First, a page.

Who knew what, and when?
And just who was telling the truth: Taoiseach Enda Kenny, who is well known for having a casual relationship with the truth, the Dáil heard yesterday, or Children’s Minister Katherine Zappone?
Such was the furore around the Maurice McCabe scandal that the Cabinet meeting was delayed by about 90 minutes to allow sidebar meetings to take place.
One of those meetings was the face-to-face showdown between Mr Kenny and the Minister for Keeping the Government Afloat, Fianna Fáil leader Micheál Martin.
It was clear from that point in that a commission of inquiry would no longer suffice, and that a tribunal of inquiry would be needed to address the concerns of the McCabe family.
Mr Kenny then gathered with his Fine Gael ministers, as per usual, to agree their position on matters to be discussed at the full Cabinet meeting.
It is said to have been hot and heavy amid Mr Kenny’s misleading of the public over his conversations with Ms Zappone.
The Taoiseach and Tánaiste Frances Fitzgerald came under fire from their colleagues to “put an end” to the crisis.
Ministers Paschal Donohoe, Simon Coveney, and Leo Varadkar reportedly put pressure on Mr Kenny and Ms Fitzgerald to kill the controversy or risk collapsing the Government.
“We need to contain this today. You have to deal with this or we are going back to the country,” the ministers told Mr Kenny.
Mr Kenny and Ms Fitzgerald, who have been on the back foot for several days, are said to have accepted the need to contain the matter and endeavoured to do so.
When ministers did gather in the Cabinet room within Government Buildings, some joked that the one person missing from the Cabinet room was Micheál Martin.
When they settled in their seats, the meeting began with mini-reports on the rolling controversy from the Taoiseach, the Tánaiste, and fromMs Zappone.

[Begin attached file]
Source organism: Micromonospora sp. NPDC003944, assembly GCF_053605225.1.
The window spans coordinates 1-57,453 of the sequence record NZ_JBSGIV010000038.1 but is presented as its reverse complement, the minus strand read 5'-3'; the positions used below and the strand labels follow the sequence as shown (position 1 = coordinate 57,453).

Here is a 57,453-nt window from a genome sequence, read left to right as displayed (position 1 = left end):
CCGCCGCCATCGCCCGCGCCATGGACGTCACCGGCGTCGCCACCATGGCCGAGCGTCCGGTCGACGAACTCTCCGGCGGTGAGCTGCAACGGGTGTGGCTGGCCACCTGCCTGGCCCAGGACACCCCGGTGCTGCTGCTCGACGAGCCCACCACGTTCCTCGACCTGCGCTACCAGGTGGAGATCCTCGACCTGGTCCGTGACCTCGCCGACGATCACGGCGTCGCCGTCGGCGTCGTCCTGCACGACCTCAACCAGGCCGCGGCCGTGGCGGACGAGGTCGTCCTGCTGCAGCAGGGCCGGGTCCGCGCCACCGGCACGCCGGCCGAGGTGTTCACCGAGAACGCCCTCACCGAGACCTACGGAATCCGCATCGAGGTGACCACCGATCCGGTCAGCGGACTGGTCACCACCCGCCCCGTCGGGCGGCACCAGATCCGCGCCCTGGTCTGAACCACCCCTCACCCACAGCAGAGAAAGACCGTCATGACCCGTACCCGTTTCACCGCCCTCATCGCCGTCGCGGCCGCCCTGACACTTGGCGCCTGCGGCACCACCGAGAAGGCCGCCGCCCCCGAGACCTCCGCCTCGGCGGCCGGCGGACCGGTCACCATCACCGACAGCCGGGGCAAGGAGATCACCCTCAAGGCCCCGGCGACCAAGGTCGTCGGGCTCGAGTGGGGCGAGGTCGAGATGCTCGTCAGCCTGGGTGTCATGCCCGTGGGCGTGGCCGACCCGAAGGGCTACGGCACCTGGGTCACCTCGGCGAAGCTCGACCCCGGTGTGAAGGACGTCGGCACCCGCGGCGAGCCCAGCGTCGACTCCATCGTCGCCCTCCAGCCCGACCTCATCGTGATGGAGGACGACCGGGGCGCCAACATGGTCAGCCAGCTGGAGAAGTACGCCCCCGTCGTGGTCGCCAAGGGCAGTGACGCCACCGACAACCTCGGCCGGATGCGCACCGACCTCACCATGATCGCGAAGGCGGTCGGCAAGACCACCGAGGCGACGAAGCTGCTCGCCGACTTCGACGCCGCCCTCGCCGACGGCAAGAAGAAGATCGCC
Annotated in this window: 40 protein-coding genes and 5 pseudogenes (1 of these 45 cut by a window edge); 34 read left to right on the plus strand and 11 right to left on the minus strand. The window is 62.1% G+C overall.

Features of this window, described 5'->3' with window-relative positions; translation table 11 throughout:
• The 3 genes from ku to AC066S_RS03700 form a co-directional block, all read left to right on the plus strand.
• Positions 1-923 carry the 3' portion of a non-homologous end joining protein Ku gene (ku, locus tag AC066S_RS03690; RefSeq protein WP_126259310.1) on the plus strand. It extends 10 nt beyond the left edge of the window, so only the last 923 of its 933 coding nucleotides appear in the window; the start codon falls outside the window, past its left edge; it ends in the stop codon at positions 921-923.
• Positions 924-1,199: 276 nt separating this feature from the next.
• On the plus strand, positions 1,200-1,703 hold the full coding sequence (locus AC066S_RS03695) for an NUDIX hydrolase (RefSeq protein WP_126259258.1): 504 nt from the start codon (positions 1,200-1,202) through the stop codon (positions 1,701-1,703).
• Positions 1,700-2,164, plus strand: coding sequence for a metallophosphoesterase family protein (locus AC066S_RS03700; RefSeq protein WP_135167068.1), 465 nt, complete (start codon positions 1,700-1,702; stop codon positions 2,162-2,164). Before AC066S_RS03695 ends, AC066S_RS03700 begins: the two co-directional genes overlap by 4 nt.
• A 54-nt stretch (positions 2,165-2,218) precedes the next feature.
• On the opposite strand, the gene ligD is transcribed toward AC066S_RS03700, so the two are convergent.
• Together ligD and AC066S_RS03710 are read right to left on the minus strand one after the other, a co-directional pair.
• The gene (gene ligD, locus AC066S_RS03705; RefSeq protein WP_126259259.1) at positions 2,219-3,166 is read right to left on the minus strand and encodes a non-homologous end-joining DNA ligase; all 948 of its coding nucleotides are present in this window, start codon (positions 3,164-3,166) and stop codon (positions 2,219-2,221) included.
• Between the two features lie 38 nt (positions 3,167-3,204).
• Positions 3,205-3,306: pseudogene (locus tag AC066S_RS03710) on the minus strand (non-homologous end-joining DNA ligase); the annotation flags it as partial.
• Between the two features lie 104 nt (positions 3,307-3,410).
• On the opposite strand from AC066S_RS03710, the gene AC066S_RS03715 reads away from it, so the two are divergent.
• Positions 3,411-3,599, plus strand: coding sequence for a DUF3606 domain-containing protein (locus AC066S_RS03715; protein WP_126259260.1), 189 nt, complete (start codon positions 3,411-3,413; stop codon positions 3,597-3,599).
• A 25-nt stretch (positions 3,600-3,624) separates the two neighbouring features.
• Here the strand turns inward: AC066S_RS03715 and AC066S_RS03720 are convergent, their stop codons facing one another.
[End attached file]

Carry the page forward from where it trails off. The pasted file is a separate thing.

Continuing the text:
In his contribution, Mr Kenny said that he intended “setting the record straight” with regard to the inconsistencies in his statements about his conversation with Ms Zappone.
The crux of the matter was when exactly he knew about the Tusla file on McCabe.
On radio last Sunday, he said Ms Zappone had made him aware of her meeting with the McCabes and he said he told her to take notes of whatever was said.
Yesterday, she contradicted him by saying she had in fact told him about the allegations of sexual abuse against McCabe before the Cabinet meeting last week.
In the Cabinet room, Mr Kenny made it clear that Ms Zappone’s version of events was the correct one and that he would clear the matter up in the Dáil.
Ms Fitzgerald’s report was by far the longest to the Cabinet, detailing her own handling of the affair, when she knew of the Tusla connection, and how the tribunal of inquiry would work.
Ms Zappone merely recounted her account of what happened, as she had done to the media on Monday, and it is said that she accepted the Taoiseach’s commitment to clarify the record.
Once the statements were concluded, questions came from Independent Alliance ministers Shane Ross and Finian McGrath, who had agreed their lines of attack before the meeting.
Mr McGrath, deeply concerned about any negative impact on Tusla, pressed Ms Zappone as to what exactly went on, and why she did not raise this matter last week when the terms of reference were raised.
Mr Ross, for his part, took on Ms Fitzgerald and Mr Kenny as to their role in the controversy, but was left deeply frustrated by what he heard.
On the way in, Mr Ross and Mr McGrath said they had been in contact with Sgt McCabe and would represent his views at the table.
The pair were frustrated, but were happy to support the setting-up of a tribunal of inquiry. However, this was not the end of the matter.
The other Independent minister at Cabinet, Denis Naughten, is said to have “held his peace” throughout the meeting.
As the clock was nearing 2pm, Mr Kenny was required to break up the Cabinet in a rush in order to make the Dáil to submit to Leaders’ Questions.
In a sign of how chaotic things were yesterday, several ministers have said that the Taoiseach went directly from the Cabinet room to the Dáil chamber.
Although he had flagged his intention to correct the record, he did not inform ministers that he would deliver his mea culpa as he did.
“He went straight into the chamber. He did not tell us what he would say other than to say he would try and clear things up,” said one minister.
Moments later, under significant pressure in the Dáil, Mr Kenny said: “I am guilty here of not giving accurate information. I understood from thinking myself that she had asked me about meeting Sergeant McCabe in the first place.”
“It actually was her office that consulted with my officials, who told me.”
Another day to forget for our beleaguered leader.